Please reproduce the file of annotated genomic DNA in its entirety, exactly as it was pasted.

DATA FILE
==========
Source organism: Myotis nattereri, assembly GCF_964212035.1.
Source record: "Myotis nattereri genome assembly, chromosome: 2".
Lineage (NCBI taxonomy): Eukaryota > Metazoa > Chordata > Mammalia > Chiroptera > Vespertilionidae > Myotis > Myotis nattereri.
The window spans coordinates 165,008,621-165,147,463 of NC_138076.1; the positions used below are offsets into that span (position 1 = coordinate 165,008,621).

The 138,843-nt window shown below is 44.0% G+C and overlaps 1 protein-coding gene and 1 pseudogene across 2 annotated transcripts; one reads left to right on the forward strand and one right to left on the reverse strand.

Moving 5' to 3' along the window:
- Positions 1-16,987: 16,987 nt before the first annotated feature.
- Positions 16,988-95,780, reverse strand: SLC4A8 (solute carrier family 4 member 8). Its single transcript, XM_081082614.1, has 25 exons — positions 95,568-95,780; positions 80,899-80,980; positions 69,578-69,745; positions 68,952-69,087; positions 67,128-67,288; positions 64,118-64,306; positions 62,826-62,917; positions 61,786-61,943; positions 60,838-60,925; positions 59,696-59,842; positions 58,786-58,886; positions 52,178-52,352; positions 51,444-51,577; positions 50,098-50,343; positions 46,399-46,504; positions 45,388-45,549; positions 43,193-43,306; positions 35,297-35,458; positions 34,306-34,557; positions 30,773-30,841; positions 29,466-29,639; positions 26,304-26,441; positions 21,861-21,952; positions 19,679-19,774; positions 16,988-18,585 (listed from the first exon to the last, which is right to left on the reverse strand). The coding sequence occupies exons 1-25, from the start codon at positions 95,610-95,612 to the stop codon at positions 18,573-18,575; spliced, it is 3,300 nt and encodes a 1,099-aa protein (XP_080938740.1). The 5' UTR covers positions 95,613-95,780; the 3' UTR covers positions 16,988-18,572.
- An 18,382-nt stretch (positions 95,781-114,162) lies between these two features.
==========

Source organism: Myotis nattereri, assembly GCF_964212035.1.
Source record: "Myotis nattereri genome assembly, chromosome: 2".
Lineage (NCBI taxonomy): Eukaryota > Metazoa > Chordata > Mammalia > Chiroptera > Vespertilionidae > Myotis > Myotis nattereri.
The window spans coordinates 165,008,621-165,147,463 of NC_138076.1; the positions used below are offsets into that span (position 1 = coordinate 165,008,621).

The 138,843-nt window shown below is 44.0% G+C and overlaps 1 protein-coding gene and 1 pseudogene across 2 annotated transcripts; one reads left to right on the forward strand and one right to left on the reverse strand.

Moving 5' to 3' along the window:
- Positions 1-16,987: 16,987 nt before the first annotated feature.
- Positions 16,988-95,780, reverse strand: SLC4A8 (solute carrier family 4 member 8). Its single transcript, XM_081082614.1, has 25 exons — positions 95,568-95,780; positions 80,899-80,980; positions 69,578-69,745; positions 68,952-69,087; positions 67,128-67,288; positions 64,118-64,306; positions 62,826-62,917; positions 61,786-61,943; positions 60,838-60,925; positions 59,696-59,842; positions 58,786-58,886; positions 52,178-52,352; positions 51,444-51,577; positions 50,098-50,343; positions 46,399-46,504; positions 45,388-45,549; positions 43,193-43,306; positions 35,297-35,458; positions 34,306-34,557; positions 30,773-30,841; positions 29,466-29,639; positions 26,304-26,441; positions 21,861-21,952; positions 19,679-19,774; positions 16,988-18,585 (listed from the first exon to the last, which is right to left on the reverse strand). The coding sequence occupies exons 1-25, from the start codon at positions 95,610-95,612 to the stop codon at positions 18,573-18,575; spliced, it is 3,300 nt and encodes a 1,099-aa protein (XP_080938740.1). The 5' UTR covers positions 95,613-95,780; the 3' UTR covers positions 16,988-18,572.
- An 18,382-nt stretch (positions 95,781-114,162) lies between these two features.